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Chapter 20-21

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Chris Bovaird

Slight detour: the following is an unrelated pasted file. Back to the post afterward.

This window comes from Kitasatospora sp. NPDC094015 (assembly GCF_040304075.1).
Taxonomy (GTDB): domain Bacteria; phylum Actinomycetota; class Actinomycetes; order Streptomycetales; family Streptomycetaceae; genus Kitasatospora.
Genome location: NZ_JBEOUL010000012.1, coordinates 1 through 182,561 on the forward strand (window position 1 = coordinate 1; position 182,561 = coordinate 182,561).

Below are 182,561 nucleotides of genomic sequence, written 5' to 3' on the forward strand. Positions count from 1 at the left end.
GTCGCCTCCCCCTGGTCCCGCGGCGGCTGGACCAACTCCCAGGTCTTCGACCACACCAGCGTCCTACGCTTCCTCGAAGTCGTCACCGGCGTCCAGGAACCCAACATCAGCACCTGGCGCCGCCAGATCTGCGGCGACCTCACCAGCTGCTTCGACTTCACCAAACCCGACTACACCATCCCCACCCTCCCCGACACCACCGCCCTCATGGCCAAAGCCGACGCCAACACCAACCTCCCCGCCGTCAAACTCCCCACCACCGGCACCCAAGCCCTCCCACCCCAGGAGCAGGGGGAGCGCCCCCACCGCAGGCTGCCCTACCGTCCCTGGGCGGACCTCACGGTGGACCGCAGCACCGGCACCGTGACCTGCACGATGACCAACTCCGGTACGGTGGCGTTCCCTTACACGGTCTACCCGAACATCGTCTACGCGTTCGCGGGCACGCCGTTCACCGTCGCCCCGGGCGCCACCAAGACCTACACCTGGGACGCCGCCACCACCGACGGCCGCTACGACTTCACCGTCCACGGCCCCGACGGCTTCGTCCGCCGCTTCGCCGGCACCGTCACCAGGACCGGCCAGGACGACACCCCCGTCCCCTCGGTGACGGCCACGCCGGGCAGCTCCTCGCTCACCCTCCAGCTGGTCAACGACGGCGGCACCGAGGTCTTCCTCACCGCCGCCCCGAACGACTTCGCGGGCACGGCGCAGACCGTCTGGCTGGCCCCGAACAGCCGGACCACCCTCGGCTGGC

CLAA06 : Ancient Mythology—Greece and Rome Meera Mehta Module 3 Chapter 20: The Trojan War The House of Atreus - kings who led Greek expedition to Troy came from House of Atreus, which ruled the Argive plain from either Mycenae or Argos - line related to Tantalus of Lydia (the man who stole the gods’ nectar and ambrosia, then tried to feed them his son Pelops) o the descendants of Tantalus all committed crimes of treachery, adultery, cannibalism, incest, rape and murder o ancestors’ and descendants’ crimes led to punishments, hence the consequences of the Trojan War Pelops, Oenomaus and Hippodamia - Tantalus had invited the gods over for a feast and served them his chopped-up son, Pelops, to test their omniscience - Everyone realized except Demeter, who ate a bit of Pelops’ shoulder - Hermes resurrected Pelops by putting his pieces back in the pot and boiling them again o Pelops came out again, minus the shoulder given a shoulder made of ivory - At this time Oenomaus ruled as a king over Pisa, a village in NW Pelopponesus o Oenomaus was in love with his own daughter Hippodamia o She refused his sexual advances, but he wouldn’t let anyone marry her  Offered her as a prize in an unwinnable contest  Suitor had to carry her away in a chariot, was given a head start and sent racing toward Corinth  Oenomaus, who had a team of horses sired by the wind, always caught up with the suitors, speared them from behind, beheaded them, nailed the heads to the door of his palace - Pelops was determined to win Hippodamia o He crossed the sea from Lydia, bringing a golden-winged chariot drawn by horses that never tired  This was a gift from his lover Poseidon o Pelops also told the king’s charioteer Myrtilus that he could have the first night in bed with Hippodamia if he helped Pelops  Myrtilus removed the bronze cotter-pins at the end of the axle of Oenomaus’ chariot, which kept the wheels from falling off, and replaced them with wax  When Oenomaus raced after Pelops, the heated axle melted the wax, and Oenomaus was dragged to his death o *see p. 541 for image of Hippodamia and Pelops - Pelops, Hippodamia and Myrtilus stopped to get water o Myrtilus was already grappling Hippodamia Pelops got angry and tossed him from the towering cliff into the sea o As Myrtilus fell, he cursed Pelops and his future descendants The Banquet of Thyestes - Pelops (purified of blood guilt) returned to Pisa and became its king o Named the land Peloponnesus o Children included:  Pittheus (father of Aethra)  Chrysippus (Laius raped her; Pelops put a curse on Laius’ lineage, the House of Cadmus *including Oedipus])  Thysetes (father of Aegisthus)  Atreus (father of Menelaus and Agamemnon) - After the Heraclids had killed Eurystheus, an oracle ordered the Mycenians to choose a child of Pelops as the new king o Who should be the king: Atreus or Thyestes?  Atreus was the elder one, so he was the obvious choice  Thyestes declared that whoever could produce a fleece from a golden lamb should be king o Years before, Atreus has vowed to Artemis to sacrifice his finest lamb to her  But when a golden lamb appeared in his flocks, he killed it and hid the skin in a trunk instead of burning the fleece on the altar as he was supposed to  His wife, Aerope, knew about this o Aerope was secretly having an affair with Thyestes and gave him the fleece o Thyestes was the one who produced the golden fleece and became king o Atreus was sure that Zeus wanted him to be king, so he declared that Zeus would make the sun rise in the west and set in the east in his favour  This actually happened. 1 | P a g e CLAA06 : Ancient Mythology—Greece and Rome Meera Mehta Module 3  Thyestes abdicated the throne, and Atreus banished him - Atreus found out that Thyestes had gotten the fleece due to Aerope’s incestuous relationship with him o Atreus took his revenge on Thyestes by chopping up his three sons and serving them to him  Atreus told Thyestes what he’d just eaten, and Thyestes fled, all the while cursing Atreus - Thyestes went to Oracle of Delphi to learn how he could get even with his brother o Needed to beget a child by his own daughter, Pelopia o He unknowingly raped Pelopia and left his sword behind - Atreus married Pelopia, ignorant of the fact that she was his niece and was pregnant by Thyestes o When Aegisthus was born, Atreus assumed him to be his own son - Atreus was still determined to find Thyestes, so he sent his older sons, Agamemnon and Menelaus, to Delphi to look for him o Thyestes was at Delphi as well, seeking a new way to get even with Atreus since he couldn’t find his daughter o Agamemnon and Menelaus dragged him back to Atreus in Mycenae o Aegisthus drew his sword to help kill Thyestes, but Thyestes recognized the sword as his and demanded where Aegisthus had gotten it  It was revealed that Pelopia had been raped by her father Thyestes  Pelopia killed herself with this sword  Aegisthus presented the bloody sword to Atreus, who performed a sacrifice to the gods and went to the river to wash his hands  Aegisthus then stabbed Atreus in the back. - Menelaus and Agamemnon took refuge with King Tyndareus of Sparta (Helen’s father), who raised an army and helped th brothers kill Thyestes o Now Agamemnon was the king of Mycenae The House of Tyndareus Leda and the Swan; The Dioscuri - Tyndareus had married Leda, sister of Althea, Meleager’s mother o Zeus had intercourse with her, then Tyndareus did as well on the same night  Polydeuces and Helen immortal children of Zeus  Castor and Clytemnestra mortal children of Tyndareus o Apparently, Leda actually laid a pair of eggs  From one egg hatched Zeus’ children, from the other hatched Tyndareus’ - Castor and Polydeuces = the Dioscuri (“sons of Zeus”) o Participated in the voyage of the Argo and in the Calydonian Boar Hunt o Chased Theseus after he abducted Helen and brought her and Aethra back o When Castor was killed in a cattle raid, the grieving Polydeuces gave up half his immortality to Castor o Dioscuri were pre-eminently the protectors of sailors in distress The Oath of Tyndareus - Tyndareus married Clytemnestra to Agamemnon but was worried about Helen, who had tons of powerful suitors: o Odysseus—son of Laertes and king of Ithaca o Diomedes—son of Tydeus; warrior who fought against Thebes and ate brains of Melannipus o Ajax—son of Telamon, who would be second-best Greek warrior at Troy o Philoctetes—son of Poesas, who had dared light the funeral pyre of Heracles o Patroclus—son of Menoetius, who became Achilles’ best friend and lover o Menelaus—son of Atreus - Odysseus understood Tyndareus’ predicament o Being too poor for Helen (he was the king of a remote, rocky island), he offered a solution to the problem if Tyndareus would marry him to his niece, Penelope. o The solution: The Oath of Tyndareus (described by Hesiod in Catalogue of Women) But of all who came for the maid's sake, the lord Tyndareus sent none away, nor yet received the gift of any, but asked of all the suitors sure oaths, and bade them swear and vow with unmixed libations that no one else henceforth should do aught apart from him as touching the marriage of the maid with shapely arms; but if any man should cast off fear and reverence and take her by force, he bade all the others together follow after and make him pay the penalty. And they, each of them hoping to accomplish his marriage, obeyed him without wavering. But warlike Menelaus, the son of Atreus, prevailed against them all together, because he gave the greatest gifts.(ll. 100-106) But Chiron was tending the son of Peleus, swift-footed Achilles, pre-eminent among men, on woody Pelion; for he was still a boy. For neither warlike Menelaus nor any other of men on earth would have prevailed in suit for Helen, if fleet Achilles had found her unwed. But, as it was, warlike Menelaus won her before. 2 | P a g e CLAA06 : Ancient Mythology—Greece and Rome Meera Mehta Module 3 - Helen + Menelaus Hermione The Wedding of Peleus and Thetis - Peleus was born on the island of Aegina in the Saronic Gulf - When his father, Aeacus, came to the island, it was uninhabited until Zeus changed the ants into people, thereafter called the Myrmidons - Peleus and his brother Telamon were jealous of their half-brother Phocus for his superior athletic ability killed him o Aeacus exiled them, on pain of death if they ever returned o Because of his stern judgment, Aeacus was believed to be one of the judges of the dead, along with Minos and Rhadamanthys - Telamon fled to Salamis, became king and fathered the great hero Ajax - Zeus had lusted for Thetis, but Prometheus warned him that a union with Thetis would result in a child stronger than Zeus o Zeus promised Thetis to Peleus - Peleus found Thetis on a seashore o Leaped out, pinned her down o She changed into many shapes (fire, tree, lion, bird) and at last consented to marry him - Hera was evidently grateful to Thetis for not having slept with her husband, so she arranged for Thetis an extravagant wedding (described in Euripides’ Iphigenia in Aulis, p. 548) The Judgment of Paris - Priam was the sole surviving son of Laomedon; the others were killed by Heracles o Priam married Hecabe, who bore many children, including Hector, the greatest warrior in Troy o When she was pregnant with Paris, she had a dream that she gave birth to a firebrand indicated that Paris would be the cause of Troy’s destruction - Priam and Hecuba exposed Paris by Mount Ida, but he was rescued and raised by a shepherd o Paris grew to be far stronger and more handsome than all the other shepherds o Single-handedly warded off a group of robbers called Alexander, “warder of men” o - In the midst of Peleus and Thetis’ wedding, Eris (“strife”) appeared, angry at not having been invited o She rolled an apple across the floor and said “May the fairest goddess take it.”  Hera, Athena and Aphrodite fought over it - Zeus sent the three of them to Paris, son of Priam, to ask for his judgment - Hermes led the goddesses before Paris o They each unrobed themselves to show him their naked bodies and offered him a bribe  Hera—dominion over the world  Athena—glorious military career  Aphrodite—the most beautiful woman in the world  Paris chose her because he wanted Helen - Paris went to Troy recognized as lost princewent to Spartagreeted warmly by Menelaus, who upheld the laws of xenia o But Paris flouted these laws  When Menelaus left Sparta to attend a funeral, Paris and Helen eloped and took the palace’s treasure with them to Troy  She ditched her husband, her daughter Hermione, and her good name The Trojan War The Gathering at Aulis - Menelaus flew into a black rage when he found out that Paris had flouted the rules of xenia o He and Agamemnon of Mycenae invoked the Oath of Tyndareus, and Helen’s former suitors assembled with their armies at the port of Aulis on the coast of Beotia - Odysseus, who had come up with the Oath of Tyndareus, wasn’t present o He and Penelope just had a baby boy, Telemachus (“far-fighter”), and Odysseus didn’t want to leave his family o Odysseus feigned madness dressed like a madman and followed a plow attached to a bull and a jackass  Palamedes was also famed for his cleverness (he had invented the alphabet, dice, numbers, astronomy)  Wasn’t deceived; took Telemachus from Penelope’s arms and threw him in front of the plow  Odysseus immediately stopped the plow to save his son, showing he wasn’t mad after all o Later during the war, Odysseus took revenge on Palamedes  Planted a letter on a Trojan captive implying that Palamedes intended to betray the Greeks for gold 3 | P a g e CLAA06 : Ancient Mythology—Greece and Rome Meera Mehta Module 3  Greeks found sack of treasure in Palamedes’ tent (which Odysseus had placed there), stoned him to death, left him to rot - While the Greek forces were still gathering at Aulis, the prophet Calchis stated they’d never win the war without Achilles o The protection of Achilles:  Thetis placed him in a hearth every night to burn away his mortal parts. Peleus walked in on her one day, and she angrily took Achilles out, cast him to the ground, left Peleus forever to go back to her father Nereus. OR  Thetis held him by the ankles and dipped him in the river Styx. He was only vulnerable at the ankles. o Training Achilles  Achilles was taught by Chiron on Mount Pelion, where he hunted every day with his companion Patroclus o Hiding Achilles  Thetis took him to the island of Scyros east of Euboea (where Theseus was murdered) and concealed him in the women’s quarters dressed as a girl - Calchas detected that Achilles was on Scyros but didn’t know where o Odysseus and Diomedes pretended to be peddlers selling women’s trinkets attracted the king’s daughters o Placed a sword and shield nearby Achilles immediately went for them and thus joined the expedition The Journey to Troy - Finally all the warriors were were gathered. Additional names of importance: o The Lesser Ajax—son of Oileus; unrelated to the Greater Ajax, son of Telamon o Nestor— king od Pylos; son of Neleus o Idomeneus—king of Crete - The Greeks didn’t know how to get to Troy o Came ashore south of the Troad, the area around Troy, in a land called Mysia o Local king Telephus (a son of Heracles) tried to drive them off, and Achilles wounded him o The Greeks returned to Aulis o Telephus’ wound wouldn’t heal  Following an oracle that “only that which harmed you can cure you”, Telephus said he’d lead them to Troy if Achilles would heal him  Achilles took some corrosion off his spear (“that which harmed you”) and placed it in the wound, which healed  Ready to go to Troy - According to Calchas, Artemis was the one sending the Greeks bad winds that were now preventing them from reaching Troy o Agamemnon once boasted, while hurling his spear at a deer, that “even Artemis could not do so well” o Now Agamemnon needed to sacrifice his daughter Iphigenia  Pretended that Iphigenia was to marry Achilles, so Iphigenia came dressed in wedding clothes  Iphigenia was led to the woods, where Agamemnon slashed her throat on an altar  Told in Aeschylus’ Agamemnon, the first play in a trilogy called the Oresteia (p. 554) o According to another tradition, Artemis sent a doe as a substitute for Iphigenia  Doe was killed while Iphigenia was carried in a cloud to the land of the Taurians  There, Iphigenia became a priestess to a foreign and more savage Artemis, who demanded the human sacrifice of all strangers - Winds were fair again. The Greek fleet stopped on an island to make a sacrifice to the gods, but a snake bit Philoctetes o The wound reeked, so they ditched Philoctetes on the island of Lemnos. *He kept Heracles’ bow with him - The Greeks approached the Troad, but an oracles had declared that the first to land would be the first to die no one wanted to go ashore o Protesilaus leapt from the ship, ran to the beach, got killed by Hector Helen on the Wall - Odysseus and Menelaus went to the city to ask for the return of Helen without further bloodshed, but were nearly killed by treachery in the act o So the battle began. - Homer’s Iliad describes the beginnings of the battle, when Helen joins the elders and points out the warriors. Because of old age had they now ceased from battle, but speakers they were full good, like unto cicalas that in a forest sit upon a tree and pour forth their lily-like voice; even in such wise sat the leaders of the Trojans upon the wall. Now when they saw Helen coming upon the wall, softly they spake winged words one to another: "Small blame that Trojans and well-greaved Achaeans should 4 | P a g e CLAA06 : Ancient Mythology—Greece and Rome Meera Mehta Module 3 for such a woman long time suffer woes; wondrously like is she to the immortal goddesses to look upon. But even so, for all that she is such an one, let her depart upon the ships, neither be left here to be a bane to us and to our children after us." [161] So they said, but Priam spake, and called Helen to him: "Come hither, dear child, and sit before me, that thou mayest see thy former lord and thy kinsfolk and thy people—thou art nowise to blame in my eyes; it is the gods, methinks, that are to blame, who roused against me the tearful war of the Achaeans—and that thou mayest tell me who is this huge warrior, this man of Achaea so valiant and so tall. Verily there be others that are even taller by a head, but so comely a man have mine eyes never yet beheld, neither one so royal: he is like unto one that is a king." [171] And Helen, fair among women, answered him, saying: "Revered art thou in mine eyes, dear father of my husband, and dread. Would that evil death had been my pleasure when I followed thy son hither, and left my bridal chamber and my kinfolk and my daughter, well-beloved, and the lovely companions of my girlhood. But that was not to be; wherefore I pine away with weeping. Howbeit this will I tell thee, whereof thou dost ask and enquire. Yon man is the son of Atreus, wide-ruling Agamemnon, that is both a noble king and a valiant spearman. And he was husband's brother to shameless me, as sure as ever such a one there was." [181] So spake she, and the old man was seized with wonder, and said: "Ah, happy son of Atreus, child of fortune, blest of heaven; now see I that youths of the Achaeans full many are made subject unto thee. Ere now have I journeyed to the land of Phrygia, rich in vines, and there I saw in multitudes the Phrygian warriors, masters of glancing steeds, even the people of Otreus and godlike Mygdon, that were then encamped along the banks of Sangarius. For I, too, being their ally, was numbered among them on the day when the Amazons came, the peers of men. Howbeit not even they were as many as are the bright-eyed Achaeans." [191] And next the old man saw Odysseus, and asked: "Come now, tell me also of yonder man, dear child, who he is. Shorter is he by a head than Agamemnon, son of Atreus, but broader of shoulder and of chest to look upon. His battle-gear lieth upon the bounteous earth, but himself he rangeth like the bell-wether of a herd through the ranks of warriors. Like a ram he seemeth to me, a ram of thick fleece, that paceth through a great flock of white ewes." [199] To him made answer Helen, sprung from Zeus: "This again is Laertes' son, Odysseus of many wiles, that was reared in the land of Ithaca, rugged though it be, and he knoweth all manner of craft and cunning devices." [203] Then to her again made answer Antenor, the wise: "Lady, this verily is a true word that thou hast spoken, for erstwhile on a time goodly Odysseus came hither also on an embassy concerning thee, together with Menelaus, dear to Ares; and it was I that gave them entertainment and welcomed them in my halls, and came to know the form and stature of them both and their cunning devices. Now when they mingled with the Trojans, as they were gathered together, when they stood Menelaus overtopped him with his broad shoulders; howbeit when the twain were seated Odysseus was the more royal. But when they began to weave the web of speech and of counsel in the presence of all, Menelaus in truth spake fluently, with few words, but very clearly, seeing he was not a man of lengthy speech nor of rambling, though verily in years he was the younger. But whenever Odysseus of many wiles arose, he would stand and look down with eyes fixed upon the ground, and his staff he would move neither backwards nor forwards, but would hold it stiff, in semblance like a man of no understanding; thou wouldest have deemed him a churlish man and naught but a fool. But whenso he uttered his great voice from his chest, and words like snowflakes on a winter's day, then could no mortal man beside vie with Odysseus; then did we not so marvel to behold Odysseus' aspect." [225] And, thirdly, the old man saw Aias, and asked: "Who then is this other Achaean warrior, valiant and tall, towering above the Argives with his head and broad shoulders?" [228] And to him made answer long-robed Helen, fair among women: "This is huge Aias, bulwark of the Achaeans. And Idomeneus over against him standeth amid the Cretans even as a god, and about him are gathered the captains of th